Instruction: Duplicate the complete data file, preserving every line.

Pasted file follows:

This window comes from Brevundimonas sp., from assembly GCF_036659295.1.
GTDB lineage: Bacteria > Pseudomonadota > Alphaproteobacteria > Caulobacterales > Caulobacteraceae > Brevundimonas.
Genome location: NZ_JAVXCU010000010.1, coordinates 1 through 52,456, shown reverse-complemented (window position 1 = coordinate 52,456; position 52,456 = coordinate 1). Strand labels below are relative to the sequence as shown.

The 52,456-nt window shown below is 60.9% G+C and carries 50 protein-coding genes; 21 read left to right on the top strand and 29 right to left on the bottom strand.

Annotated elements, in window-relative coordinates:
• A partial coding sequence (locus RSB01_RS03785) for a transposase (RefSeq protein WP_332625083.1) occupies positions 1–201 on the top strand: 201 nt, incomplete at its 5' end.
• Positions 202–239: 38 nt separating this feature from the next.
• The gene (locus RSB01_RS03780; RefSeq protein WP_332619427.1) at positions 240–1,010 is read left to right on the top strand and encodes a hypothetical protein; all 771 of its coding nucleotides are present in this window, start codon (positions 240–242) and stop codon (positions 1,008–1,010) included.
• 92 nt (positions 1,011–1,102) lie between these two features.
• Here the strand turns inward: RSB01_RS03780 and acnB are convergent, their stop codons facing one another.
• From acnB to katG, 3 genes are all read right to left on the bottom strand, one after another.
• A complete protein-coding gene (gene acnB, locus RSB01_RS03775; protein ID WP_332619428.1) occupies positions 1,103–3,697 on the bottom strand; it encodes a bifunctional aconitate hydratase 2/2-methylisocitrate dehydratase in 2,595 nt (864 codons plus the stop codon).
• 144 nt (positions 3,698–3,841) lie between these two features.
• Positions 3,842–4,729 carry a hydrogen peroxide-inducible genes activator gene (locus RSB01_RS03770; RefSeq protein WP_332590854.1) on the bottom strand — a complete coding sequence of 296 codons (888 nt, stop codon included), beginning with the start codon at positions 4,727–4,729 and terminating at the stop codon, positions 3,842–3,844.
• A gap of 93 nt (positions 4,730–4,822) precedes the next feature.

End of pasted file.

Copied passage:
This window comes from Brevundimonas sp., from assembly GCF_036659295.1.
GTDB lineage: Bacteria > Pseudomonadota > Alphaproteobacteria > Caulobacterales > Caulobacteraceae > Brevundimonas.
Genome location: NZ_JAVXCU010000010.1, coordinates 1 through 52,456, shown reverse-complemented (window position 1 = coordinate 52,456; position 52,456 = coordinate 1). Strand labels below are relative to the sequence as shown.

The 52,456-nt window shown below is 60.9% G+C and carries 50 protein-coding genes; 21 read left to right on the top strand and 29 right to left on the bottom strand.

Annotated elements, in window-relative coordinates:
• A partial coding sequence (locus RSB01_RS03785) for a transposase (RefSeq protein WP_332625083.1) occupies positions 1–201 on the top strand: 201 nt, incomplete at its 5' end.
• Positions 202–239: 38 nt separating this feature from the next.
• The gene (locus RSB01_RS03780; RefSeq protein WP_332619427.1) at positions 240–1,010 is read left to right on the top strand and encodes a hypothetical protein; all 771 of its coding nucleotides are present in this window, start codon (positions 240–242) and stop codon (positions 1,008–1,010) included.
• 92 nt (positions 1,011–1,102) lie between these two features.
• Here the strand turns inward: RSB01_RS03780 and acnB are convergent, their stop codons facing one another.
• From acnB to katG, 3 genes are all read right to left on the bottom strand, one after another.
• A complete protein-coding gene (gene acnB, locus RSB01_RS03775; protein ID WP_332619428.1) occupies positions 1,103–3,697 on the bottom strand; it encodes a bifunctional aconitate hydratase 2/2-methylisocitrate dehydratase in 2,595 nt (864 codons plus the stop codon).
• 144 nt (positions 3,698–3,841) lie between these two features.
• Positions 3,842–4,729 carry a hydrogen peroxide-inducible genes activator gene (locus RSB01_RS03770; RefSeq protein WP_332590854.1) on the bottom strand — a complete coding sequence of 296 codons (888 nt, stop codon included), beginning with the start codon at positions 4,727–4,729 and terminating at the stop codon, positions 3,842–3,844.
• A gap of 93 nt (positions 4,730–4,822) precedes the next feature.